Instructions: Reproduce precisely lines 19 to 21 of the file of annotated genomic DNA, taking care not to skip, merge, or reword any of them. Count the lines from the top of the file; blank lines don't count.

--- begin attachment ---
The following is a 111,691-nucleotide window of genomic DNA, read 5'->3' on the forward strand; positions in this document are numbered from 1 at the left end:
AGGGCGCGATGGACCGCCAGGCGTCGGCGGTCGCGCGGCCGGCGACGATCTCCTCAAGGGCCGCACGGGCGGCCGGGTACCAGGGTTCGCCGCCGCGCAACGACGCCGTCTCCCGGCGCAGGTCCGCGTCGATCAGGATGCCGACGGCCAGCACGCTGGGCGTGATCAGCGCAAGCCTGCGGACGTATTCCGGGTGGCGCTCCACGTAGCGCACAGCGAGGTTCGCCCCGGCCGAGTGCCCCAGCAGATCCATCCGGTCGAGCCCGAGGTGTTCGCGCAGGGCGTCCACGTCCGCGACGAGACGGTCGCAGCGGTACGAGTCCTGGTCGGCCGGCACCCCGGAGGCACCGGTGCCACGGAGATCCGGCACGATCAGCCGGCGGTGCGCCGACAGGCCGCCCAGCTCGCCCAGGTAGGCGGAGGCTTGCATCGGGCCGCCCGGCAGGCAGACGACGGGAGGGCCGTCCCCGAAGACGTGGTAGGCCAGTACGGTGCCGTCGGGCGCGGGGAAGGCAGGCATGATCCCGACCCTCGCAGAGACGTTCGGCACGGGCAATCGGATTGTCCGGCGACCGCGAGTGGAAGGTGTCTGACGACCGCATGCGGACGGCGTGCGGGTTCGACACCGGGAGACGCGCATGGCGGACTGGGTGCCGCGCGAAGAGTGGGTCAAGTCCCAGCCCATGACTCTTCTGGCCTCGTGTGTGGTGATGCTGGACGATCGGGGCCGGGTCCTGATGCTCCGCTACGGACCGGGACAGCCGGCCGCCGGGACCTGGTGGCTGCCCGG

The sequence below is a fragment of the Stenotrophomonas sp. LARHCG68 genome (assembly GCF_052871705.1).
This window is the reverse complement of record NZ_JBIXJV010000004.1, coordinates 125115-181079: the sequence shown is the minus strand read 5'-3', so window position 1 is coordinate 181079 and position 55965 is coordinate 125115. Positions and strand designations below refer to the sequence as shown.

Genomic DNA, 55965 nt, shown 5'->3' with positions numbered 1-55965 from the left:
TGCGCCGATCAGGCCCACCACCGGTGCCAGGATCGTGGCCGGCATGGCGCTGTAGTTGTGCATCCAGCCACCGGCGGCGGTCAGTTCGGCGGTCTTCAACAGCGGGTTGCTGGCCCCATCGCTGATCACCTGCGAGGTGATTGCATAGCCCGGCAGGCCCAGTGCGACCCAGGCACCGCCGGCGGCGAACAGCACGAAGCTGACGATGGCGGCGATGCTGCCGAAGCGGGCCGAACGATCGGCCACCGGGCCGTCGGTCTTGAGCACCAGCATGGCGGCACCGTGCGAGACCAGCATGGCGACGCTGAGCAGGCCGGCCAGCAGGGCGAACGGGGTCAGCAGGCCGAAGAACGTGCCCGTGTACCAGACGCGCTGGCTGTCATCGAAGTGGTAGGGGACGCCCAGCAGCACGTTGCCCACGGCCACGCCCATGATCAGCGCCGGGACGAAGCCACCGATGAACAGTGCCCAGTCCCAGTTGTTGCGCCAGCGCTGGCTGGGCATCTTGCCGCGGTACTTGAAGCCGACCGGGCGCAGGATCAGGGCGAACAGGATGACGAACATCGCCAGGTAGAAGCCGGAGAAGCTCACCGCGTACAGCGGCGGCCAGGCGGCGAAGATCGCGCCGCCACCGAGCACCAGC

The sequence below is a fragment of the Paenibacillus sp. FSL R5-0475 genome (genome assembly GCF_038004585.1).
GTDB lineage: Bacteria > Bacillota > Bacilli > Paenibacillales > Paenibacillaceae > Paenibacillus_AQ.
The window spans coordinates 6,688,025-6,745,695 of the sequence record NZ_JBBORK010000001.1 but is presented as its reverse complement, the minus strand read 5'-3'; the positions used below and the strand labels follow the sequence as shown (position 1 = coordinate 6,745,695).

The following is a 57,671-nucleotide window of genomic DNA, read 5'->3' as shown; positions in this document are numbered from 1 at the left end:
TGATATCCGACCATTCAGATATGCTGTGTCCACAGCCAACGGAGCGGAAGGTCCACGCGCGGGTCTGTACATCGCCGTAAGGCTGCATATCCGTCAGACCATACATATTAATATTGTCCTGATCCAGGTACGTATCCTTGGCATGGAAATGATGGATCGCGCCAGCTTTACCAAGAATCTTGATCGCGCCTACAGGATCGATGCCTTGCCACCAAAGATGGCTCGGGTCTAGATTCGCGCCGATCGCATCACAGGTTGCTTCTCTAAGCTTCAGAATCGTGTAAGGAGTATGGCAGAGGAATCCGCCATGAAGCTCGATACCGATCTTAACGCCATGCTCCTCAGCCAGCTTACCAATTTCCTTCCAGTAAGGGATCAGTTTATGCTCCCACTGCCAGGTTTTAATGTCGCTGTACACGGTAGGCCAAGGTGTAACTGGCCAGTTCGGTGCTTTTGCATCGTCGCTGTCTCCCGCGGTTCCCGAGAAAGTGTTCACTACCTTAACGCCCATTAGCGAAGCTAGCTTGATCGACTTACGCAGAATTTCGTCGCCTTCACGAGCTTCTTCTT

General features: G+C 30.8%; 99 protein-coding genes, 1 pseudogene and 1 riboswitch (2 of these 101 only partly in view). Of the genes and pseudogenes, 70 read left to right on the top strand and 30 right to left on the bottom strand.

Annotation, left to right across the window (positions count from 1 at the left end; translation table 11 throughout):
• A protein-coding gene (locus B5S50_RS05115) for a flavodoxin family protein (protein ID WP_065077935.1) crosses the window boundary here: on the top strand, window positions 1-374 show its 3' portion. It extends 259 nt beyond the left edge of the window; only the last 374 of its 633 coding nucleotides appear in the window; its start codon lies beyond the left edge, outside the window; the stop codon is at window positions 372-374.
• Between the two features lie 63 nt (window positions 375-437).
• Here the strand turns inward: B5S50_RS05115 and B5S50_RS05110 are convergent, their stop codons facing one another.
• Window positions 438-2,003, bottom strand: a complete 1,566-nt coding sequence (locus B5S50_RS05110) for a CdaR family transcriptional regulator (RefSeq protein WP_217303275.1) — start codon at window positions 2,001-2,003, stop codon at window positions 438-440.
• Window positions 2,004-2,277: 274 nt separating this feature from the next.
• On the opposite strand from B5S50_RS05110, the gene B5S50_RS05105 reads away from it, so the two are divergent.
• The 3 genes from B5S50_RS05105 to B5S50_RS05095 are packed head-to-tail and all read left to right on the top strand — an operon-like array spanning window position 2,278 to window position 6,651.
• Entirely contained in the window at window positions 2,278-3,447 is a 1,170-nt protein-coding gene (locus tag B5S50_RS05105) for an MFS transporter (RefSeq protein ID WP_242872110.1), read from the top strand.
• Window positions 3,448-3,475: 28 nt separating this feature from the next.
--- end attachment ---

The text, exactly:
• On the opposite strand from B5S50_RS05110, the gene B5S50_RS05105 reads away from it, so the two are divergent.
• The 3 genes from B5S50_RS05105 to B5S50_RS05095 are packed head-to-tail and all read left to right on the top strand — an operon-like array spanning window position 2,278 to window position 6,651.
• Entirely contained in the window at window positions 2,278-3,447 is a 1,170-nt protein-coding gene (locus tag B5S50_RS05105) for an MFS transporter (RefSeq protein ID WP_242872110.1), read from the top strand.